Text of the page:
Plunging into the Chasm
It is a credibility chasm that Mappus has plunged into as well. The Germans, after all, are deeply skeptical of nuclear power. A Forsa survey from last week found that fully 80 percent of Germans are "very afraid," "quite afraid" or "somewhat afraid" of atomic energy.
Mappus has done what he can to elegantly retreat from his suddenly radioactive embrace of nuclear power. "Atomic plants that do not meet the requisite safety requirements will be turned off," he said last week. "Not seven years from now, not in 15 years, not in 20 years. But immediately."
But his opponents from the SPD and the Greens have smelled blood. "Who is supposed to believe your newfound concern?" Nils Schmid, the SPD's lead candidate in Baden-Württemberg, demanded of Mappus at a state parliament session last Thursday. During a recent televised debate, Schmid accused Mappus of long ignoring the dangers of atomic energy. "The real watershed moment," he said, "was 25 years ago when Chernobyl exploded."
Green Party candidate Winfried Kretschmann likewise went on the attack. "You are absolutely the least credible of all" when it comes to changing course on atomic policy, Kretschmann told Mappus.
Current polls show that even though the CDU can still count on 38 percent support on Sunday, it may not be enough to keep Mappus in power. His current coalition partners, the business-friendly Free Democratic Party (FDP), stand at 6 percent in the polls. The Social Democrats and the Green Party, for their part, add up to 47 percent support -- three points ahead of the CDU-FDP alliance -- with recent Green gains suggesting it may be possible that the party could claim the state's governorship. It that happens, it would be a first for the Greens in Germany.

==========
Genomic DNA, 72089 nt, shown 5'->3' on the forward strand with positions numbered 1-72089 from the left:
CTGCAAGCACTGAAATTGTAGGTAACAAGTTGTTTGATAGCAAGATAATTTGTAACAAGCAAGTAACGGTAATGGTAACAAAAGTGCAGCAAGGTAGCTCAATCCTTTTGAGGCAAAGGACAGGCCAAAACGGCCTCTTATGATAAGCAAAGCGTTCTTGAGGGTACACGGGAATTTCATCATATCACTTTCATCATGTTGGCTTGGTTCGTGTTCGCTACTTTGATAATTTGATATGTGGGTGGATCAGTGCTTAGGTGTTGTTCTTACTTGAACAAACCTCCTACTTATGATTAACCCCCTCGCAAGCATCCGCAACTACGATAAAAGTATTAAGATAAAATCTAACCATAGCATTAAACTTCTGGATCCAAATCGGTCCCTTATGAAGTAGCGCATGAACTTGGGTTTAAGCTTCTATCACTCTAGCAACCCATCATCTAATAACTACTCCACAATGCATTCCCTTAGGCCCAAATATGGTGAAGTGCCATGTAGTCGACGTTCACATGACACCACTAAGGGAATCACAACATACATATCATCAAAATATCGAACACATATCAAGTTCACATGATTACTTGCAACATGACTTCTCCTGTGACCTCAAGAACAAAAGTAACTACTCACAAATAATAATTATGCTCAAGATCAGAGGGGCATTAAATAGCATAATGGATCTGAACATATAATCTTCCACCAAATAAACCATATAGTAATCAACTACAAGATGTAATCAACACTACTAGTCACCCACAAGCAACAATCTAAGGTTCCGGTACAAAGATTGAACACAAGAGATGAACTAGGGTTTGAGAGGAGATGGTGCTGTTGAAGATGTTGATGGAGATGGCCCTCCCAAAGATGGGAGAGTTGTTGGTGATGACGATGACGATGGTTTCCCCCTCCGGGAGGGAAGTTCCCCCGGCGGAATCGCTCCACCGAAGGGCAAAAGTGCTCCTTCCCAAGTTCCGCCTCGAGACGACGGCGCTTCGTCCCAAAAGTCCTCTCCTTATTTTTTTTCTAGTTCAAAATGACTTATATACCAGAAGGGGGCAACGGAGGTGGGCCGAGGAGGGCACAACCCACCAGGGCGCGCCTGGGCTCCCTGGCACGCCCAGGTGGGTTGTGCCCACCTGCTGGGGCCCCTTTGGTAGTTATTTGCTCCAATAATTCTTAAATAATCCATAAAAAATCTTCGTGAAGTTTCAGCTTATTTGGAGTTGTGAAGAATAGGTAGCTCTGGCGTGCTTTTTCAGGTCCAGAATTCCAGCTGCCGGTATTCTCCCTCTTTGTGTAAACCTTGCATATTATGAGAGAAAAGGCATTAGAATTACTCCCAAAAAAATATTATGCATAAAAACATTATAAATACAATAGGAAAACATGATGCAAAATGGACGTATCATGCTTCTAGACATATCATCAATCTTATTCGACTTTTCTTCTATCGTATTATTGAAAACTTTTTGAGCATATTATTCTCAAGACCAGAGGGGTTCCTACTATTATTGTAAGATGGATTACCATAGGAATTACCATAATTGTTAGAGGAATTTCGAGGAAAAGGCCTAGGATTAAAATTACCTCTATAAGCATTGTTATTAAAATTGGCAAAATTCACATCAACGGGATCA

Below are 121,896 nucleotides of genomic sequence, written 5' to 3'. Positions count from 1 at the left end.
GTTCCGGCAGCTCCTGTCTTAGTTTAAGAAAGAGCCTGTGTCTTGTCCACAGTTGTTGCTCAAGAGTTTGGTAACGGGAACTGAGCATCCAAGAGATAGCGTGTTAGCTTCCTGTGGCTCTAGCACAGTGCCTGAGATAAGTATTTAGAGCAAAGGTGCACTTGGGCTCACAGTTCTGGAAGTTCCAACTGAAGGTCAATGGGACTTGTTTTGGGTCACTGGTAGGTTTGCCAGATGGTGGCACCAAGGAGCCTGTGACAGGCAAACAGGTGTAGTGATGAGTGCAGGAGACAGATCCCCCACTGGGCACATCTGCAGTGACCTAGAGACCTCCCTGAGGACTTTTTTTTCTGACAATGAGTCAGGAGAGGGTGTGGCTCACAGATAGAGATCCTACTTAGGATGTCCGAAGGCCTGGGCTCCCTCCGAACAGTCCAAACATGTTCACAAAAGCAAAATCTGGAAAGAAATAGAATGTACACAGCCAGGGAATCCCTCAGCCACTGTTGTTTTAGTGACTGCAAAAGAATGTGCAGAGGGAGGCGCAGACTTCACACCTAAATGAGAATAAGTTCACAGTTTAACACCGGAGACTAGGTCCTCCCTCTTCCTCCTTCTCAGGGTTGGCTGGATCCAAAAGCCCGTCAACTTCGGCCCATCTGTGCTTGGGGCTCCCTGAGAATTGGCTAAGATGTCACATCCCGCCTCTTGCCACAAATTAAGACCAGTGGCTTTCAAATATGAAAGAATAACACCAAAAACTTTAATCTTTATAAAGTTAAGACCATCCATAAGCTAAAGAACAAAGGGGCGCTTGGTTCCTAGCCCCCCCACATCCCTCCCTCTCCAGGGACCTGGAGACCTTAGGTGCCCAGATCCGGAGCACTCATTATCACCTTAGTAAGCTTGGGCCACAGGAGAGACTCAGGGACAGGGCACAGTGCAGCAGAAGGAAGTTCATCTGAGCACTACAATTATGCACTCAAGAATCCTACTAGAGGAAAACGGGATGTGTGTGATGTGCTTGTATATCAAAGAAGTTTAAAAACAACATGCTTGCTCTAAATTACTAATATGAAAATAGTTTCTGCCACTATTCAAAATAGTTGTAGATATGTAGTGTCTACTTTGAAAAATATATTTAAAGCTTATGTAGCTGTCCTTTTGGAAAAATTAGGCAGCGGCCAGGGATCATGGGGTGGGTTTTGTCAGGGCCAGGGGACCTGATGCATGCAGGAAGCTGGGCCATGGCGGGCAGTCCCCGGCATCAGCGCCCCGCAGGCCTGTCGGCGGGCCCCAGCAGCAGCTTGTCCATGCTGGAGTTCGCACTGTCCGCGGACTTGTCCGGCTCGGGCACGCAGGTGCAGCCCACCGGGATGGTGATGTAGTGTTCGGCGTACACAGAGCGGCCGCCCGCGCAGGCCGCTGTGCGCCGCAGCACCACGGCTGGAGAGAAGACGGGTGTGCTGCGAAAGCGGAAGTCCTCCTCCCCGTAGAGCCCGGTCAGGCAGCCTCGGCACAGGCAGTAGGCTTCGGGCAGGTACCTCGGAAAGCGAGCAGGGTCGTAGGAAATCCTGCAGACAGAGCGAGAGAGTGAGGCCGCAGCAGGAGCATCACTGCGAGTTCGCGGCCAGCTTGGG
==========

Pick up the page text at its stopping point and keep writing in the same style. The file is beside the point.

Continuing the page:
A Big Miscalculation
The fact that Mappus may have to vacate his position a mere 13 months after inheriting it from Günther Oettinger, who now represents Germany as the European Union's energy commissioner in Brussels, is not entirely the result of the nuclear disaster in faraway Fukushima. Mappus has long had the reputation for being brusque and no-nonsense, uninterested in nuance. In early March, for example, he got into hot water for suggesting that Stuttgart Mayor Wolfgang Schuster, also of the CDU, wouldn't be running for re-election -- a comment that was widely seen as an effort to push Schuster out of office.
Mappus has also found himself on the wrong side of large-scale protests against the exorbitantly expensive renovation of the Stuttgart train station and downtown area. The project, called Stuttgart 21, has become a rallying cry for leftists across Germany, all the more so after a demonstrator was badly hurt by a water cannon last autumn. Police violence in efforts to break up repeated protests at the site did Mappus no favors.
A further miscalculation came to light this week. Looking to profit from last autumn's now defunct decision to extend nuclear reactor lifespans, Baden-Württemberg bought a 4.7 billion ($6.6 billion) stake in the energy company EnBW last December. A close CDU ally of Mappus, Dirk Notheis -- who is the German head of Morgan Stanley -- took care of the details. The daily Stuttgarter Nachrichten reported that Notheis told Mappus at the time that "the EnBW deal is a fantastic deal for Baden-Württemberg -- unless, of course, a nuclear reactor explodes somewhere."
EnBW owns the Neckarwestheim I plant which has now been permanently shut down. The Philippsburg I power plant, which is among those that have been temporarily taken offline, also belongs to its nuclear portfolio. More than half the company's electricity comes from nuclear power. Now, its profits are expected to plummet -- and with them, the value of Baden-Württemberg's investment.
In the end, though, Sunday's election will be read first and foremost as a referendum on Merkel's leadership. Should Mappus lose, Merkel will be singing the blues.